In this week’s edition of “Not a new theme, but new thinking…” it’s time to look at security as a factor in software development. Indeed, security’s place in development is a perennial topic and will likely continue to be one for quite some time. This is because software development, and the people who do it have never had a good relationship with IT security.
Developers don’t like to be involved in security even if they know how to do it. It’s not wise to assume that developers are knowledgeable in security, in any event. And, security tends to slow down the development cycle, which nobody likes. “Having security in the critical path of development is going to slow the process down,” explained Jeff Williams, Co-Founder and CTO of Contrast Security, which makes solutions for secure software development. “In addition, you’ve got the whole, ‘Oh great, here come the cops’ aspect to it, which creates a cultural tension that benefits precisely no one.”
“You’ve got the whole, ‘Oh great, here come the cops’ aspect to it, which creates a cultural tension that benefits precisely no one.” – Jeff Williams, Co-Founder and CTO of Contrast Security
It’s arguably even challenging to define who is a developer and what is software development. Creating software is now certainly far more than writing and releasing code. Today’s software developer is a person who writes code, but also imports pre-written open source code into the application and then connects the code base with any number of containers, microservices and web services. Risk exposure multiplies as these activities get faster, more varied and complex.
Such realities notwithstanding, everyone agrees that security needs to start earlier in the development process (shifting left) and become more consistent and pervasive. There are simply too many risks in releasing software that contains vulnerabilities or malicious code. What can be done about this predicament? One answer is to embed security into the software development process, development tools and the code itself. This way, developers are more naturally part of the security process. Security becomes part of their workflow, at least in theory.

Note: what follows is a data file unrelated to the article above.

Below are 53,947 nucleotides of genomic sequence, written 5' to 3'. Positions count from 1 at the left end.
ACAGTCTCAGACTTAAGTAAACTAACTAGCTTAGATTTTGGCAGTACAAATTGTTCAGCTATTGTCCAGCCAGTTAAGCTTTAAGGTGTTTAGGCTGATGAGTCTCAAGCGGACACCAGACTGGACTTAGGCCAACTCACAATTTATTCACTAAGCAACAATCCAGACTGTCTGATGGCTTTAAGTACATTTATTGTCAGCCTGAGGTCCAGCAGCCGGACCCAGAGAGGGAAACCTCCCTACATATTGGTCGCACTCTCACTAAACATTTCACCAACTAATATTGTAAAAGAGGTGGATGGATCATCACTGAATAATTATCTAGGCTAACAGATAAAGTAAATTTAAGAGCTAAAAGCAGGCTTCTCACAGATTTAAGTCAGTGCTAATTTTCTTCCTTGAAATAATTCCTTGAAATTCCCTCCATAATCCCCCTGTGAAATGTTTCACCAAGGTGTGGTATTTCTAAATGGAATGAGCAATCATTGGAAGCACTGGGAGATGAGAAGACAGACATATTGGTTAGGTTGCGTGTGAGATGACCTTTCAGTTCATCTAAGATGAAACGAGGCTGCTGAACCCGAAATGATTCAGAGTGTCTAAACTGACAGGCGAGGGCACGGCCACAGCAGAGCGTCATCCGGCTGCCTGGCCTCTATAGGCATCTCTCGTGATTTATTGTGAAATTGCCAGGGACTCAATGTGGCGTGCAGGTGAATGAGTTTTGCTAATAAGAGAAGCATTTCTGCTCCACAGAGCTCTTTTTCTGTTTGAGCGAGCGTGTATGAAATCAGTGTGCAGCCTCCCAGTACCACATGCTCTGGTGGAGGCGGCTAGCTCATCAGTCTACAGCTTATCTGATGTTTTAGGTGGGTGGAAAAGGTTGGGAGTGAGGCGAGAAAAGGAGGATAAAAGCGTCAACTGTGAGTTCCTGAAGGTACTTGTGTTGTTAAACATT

Contrast Security’s answer is to build security processes into the coding workflow. The solution places vulnerability identification and assessment into the Integrated Development Environment (IDE). “The developer gets instant information about a vulnerability so he or she can remediate it, right in the IDE. There’s no ‘cop’ stopping by the cube farm to put you back to work on something you thought you already finished,” Williams added. Contrast also gets the development team out of the practice of software scanning, which also slows things down.
“We pull declarative data from Kubernetes to give the developer visibility into configuration management and risk profiling,” said Michelle Rae McLean, Vice President of Marketing at StackRox.
StackRox takes a slightly different approach to solving the same problem. It focuses on security for DevOps and the use of Kubernetes containers. “We pull declarative data from Kubernetes to give the developer visibility into configuration management and risk profiling,” said Michelle Rae McLean, Vice President of Marketing at StackRox. “We can do this because our solution taps the controls built into Kubernetes itself to enforce security policies.”
According to McLean, DevOps is destined to become the predominate mode of software development. “It’s already gaining a lot of ground, but in our view, virtually all development will be DevOps in the near future. That’s why we have designed our solution to enable policy as an integrated part of the build and deploy steps of the process.”
These are just two perspectives on this crucial issue in the worlds of IT and cybersecurity. Contrast Security and StackRox are showing, however, that it’s possible to be innovative and disrupt the existing negative dynamics between developers and security—and create software that’s more secure even as it’s pushed into production more quickly than ever.